Cyprus’ complete value proposition is highlighted by its EU and Economic and Monetary Union membership, strategic location, robust credit ratings (Moody’s Aa3, Fitch AA- and S&P’s A+), a wide and efficient network of legal, accounting and banking services, advanced telecommunications network and easy travel, among other features.

Cyprus’ advanced infrastructure, among other attractions, makes it a prime location for serving high-net-worth individuals seeking top-quality professional financial advice and management. “There is no doubt that Cyprus has now firmly established itself as a finance centre within the EU, offering substantial private wealth planning and efficient corporate planning opportunities,” says Lee Francis, country director of Barclays Wealth Cyprus. “It operates as a bridge across the old east and west divide and its well-regulated infrastructure, geographical position and sound business platform mean entrepreneurs on both sides are finding it an increasingly attractive jurisdiction through which to route business.”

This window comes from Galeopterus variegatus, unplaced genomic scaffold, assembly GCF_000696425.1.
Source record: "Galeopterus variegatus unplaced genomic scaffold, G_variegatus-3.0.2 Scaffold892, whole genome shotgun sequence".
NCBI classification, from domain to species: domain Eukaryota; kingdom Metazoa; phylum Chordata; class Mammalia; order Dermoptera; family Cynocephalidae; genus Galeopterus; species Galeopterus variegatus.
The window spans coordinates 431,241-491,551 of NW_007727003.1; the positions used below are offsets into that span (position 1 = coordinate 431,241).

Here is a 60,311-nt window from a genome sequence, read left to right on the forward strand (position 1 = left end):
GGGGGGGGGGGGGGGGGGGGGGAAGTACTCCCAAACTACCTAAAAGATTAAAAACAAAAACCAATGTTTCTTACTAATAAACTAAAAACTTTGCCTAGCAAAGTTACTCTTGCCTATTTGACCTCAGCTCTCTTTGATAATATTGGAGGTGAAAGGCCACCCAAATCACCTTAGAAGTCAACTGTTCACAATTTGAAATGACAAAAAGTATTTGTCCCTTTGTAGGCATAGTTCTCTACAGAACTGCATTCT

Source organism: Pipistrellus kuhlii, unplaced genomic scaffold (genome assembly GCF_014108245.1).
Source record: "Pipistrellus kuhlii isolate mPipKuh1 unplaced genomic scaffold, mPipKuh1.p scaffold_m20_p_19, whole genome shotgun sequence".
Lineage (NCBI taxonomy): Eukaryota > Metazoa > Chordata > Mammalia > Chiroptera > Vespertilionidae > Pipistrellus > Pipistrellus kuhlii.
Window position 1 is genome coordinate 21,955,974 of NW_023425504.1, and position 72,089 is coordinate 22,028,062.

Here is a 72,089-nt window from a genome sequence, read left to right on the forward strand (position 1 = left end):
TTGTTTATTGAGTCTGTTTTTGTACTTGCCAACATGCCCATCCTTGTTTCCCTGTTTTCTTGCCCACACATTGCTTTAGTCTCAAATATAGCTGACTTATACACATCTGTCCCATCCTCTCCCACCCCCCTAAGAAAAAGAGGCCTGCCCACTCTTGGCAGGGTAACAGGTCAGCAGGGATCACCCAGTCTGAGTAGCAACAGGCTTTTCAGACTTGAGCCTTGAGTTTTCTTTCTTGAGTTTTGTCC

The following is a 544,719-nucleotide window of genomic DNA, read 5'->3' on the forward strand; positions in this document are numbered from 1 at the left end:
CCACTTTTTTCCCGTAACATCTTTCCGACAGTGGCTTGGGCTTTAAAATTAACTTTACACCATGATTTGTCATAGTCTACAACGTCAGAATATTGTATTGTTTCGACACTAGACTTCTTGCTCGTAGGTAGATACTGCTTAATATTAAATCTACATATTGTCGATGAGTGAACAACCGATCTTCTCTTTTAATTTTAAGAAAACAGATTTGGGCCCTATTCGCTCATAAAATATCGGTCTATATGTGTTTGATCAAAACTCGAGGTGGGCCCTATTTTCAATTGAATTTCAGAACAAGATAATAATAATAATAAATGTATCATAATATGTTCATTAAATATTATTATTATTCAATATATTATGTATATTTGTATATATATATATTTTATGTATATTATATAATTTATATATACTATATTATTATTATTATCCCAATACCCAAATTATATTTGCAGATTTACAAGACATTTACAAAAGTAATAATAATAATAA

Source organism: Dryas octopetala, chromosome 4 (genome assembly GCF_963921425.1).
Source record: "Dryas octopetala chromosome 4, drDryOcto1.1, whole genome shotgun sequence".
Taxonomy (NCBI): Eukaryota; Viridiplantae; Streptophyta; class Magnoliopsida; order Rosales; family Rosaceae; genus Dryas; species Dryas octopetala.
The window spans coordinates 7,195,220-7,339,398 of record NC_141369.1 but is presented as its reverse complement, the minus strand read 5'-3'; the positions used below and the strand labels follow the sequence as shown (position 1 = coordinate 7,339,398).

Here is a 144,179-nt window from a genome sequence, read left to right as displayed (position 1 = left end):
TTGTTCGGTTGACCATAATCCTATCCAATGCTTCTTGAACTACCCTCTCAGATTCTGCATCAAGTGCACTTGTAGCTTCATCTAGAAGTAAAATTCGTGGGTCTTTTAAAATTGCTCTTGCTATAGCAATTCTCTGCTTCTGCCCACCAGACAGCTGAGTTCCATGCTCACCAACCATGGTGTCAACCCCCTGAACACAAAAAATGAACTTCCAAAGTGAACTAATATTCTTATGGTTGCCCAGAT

Jean-Claude Boloux, general manager of Société Générale Cyprus, says that the bank’s strategic position on the island allows it to service an extensive range of clients, by taking advantage of its broad network of branches worldwide. “Our bank’s location at the crossroads of Europe, the Middle East and Africa allows for a plethora of business prospects in the region and beyond,” he says.

Cyprus’ Finance Minister Charilaos Stavrakis supports this testimonial from a private sector viewpoint, saying financial services contribute about 25% of GDP and are showing strong, continued growth. “Cyprus is a small, open market-orientated economy and has been a member of the EU since 2004. Financial services has been one of the most dynamic sectors of the economy for the past few years, exhibiting strong growth and profitability,” he says.

These testimonials are by no means confined to banking and financial services. “Cyprus is strategically located between North Africa and the Middle East,” says Gary Smart, vice-president of Weatherford International Ltd’s Well Screen Technologies business unit. Weatherford is one of the largest global providers of innovative mechanical solutions, technology and services for the drilling and production sectors of the oil and gas industry. “This location allows for more rapid deployment of our technology to oil-producing nations such as Saudi Arabia and those in west Africa. Cyprus is an ideal location to further extend Weatherford’s production capacity globally, while meeting the needs of its clients in an increasingly efficient manner.”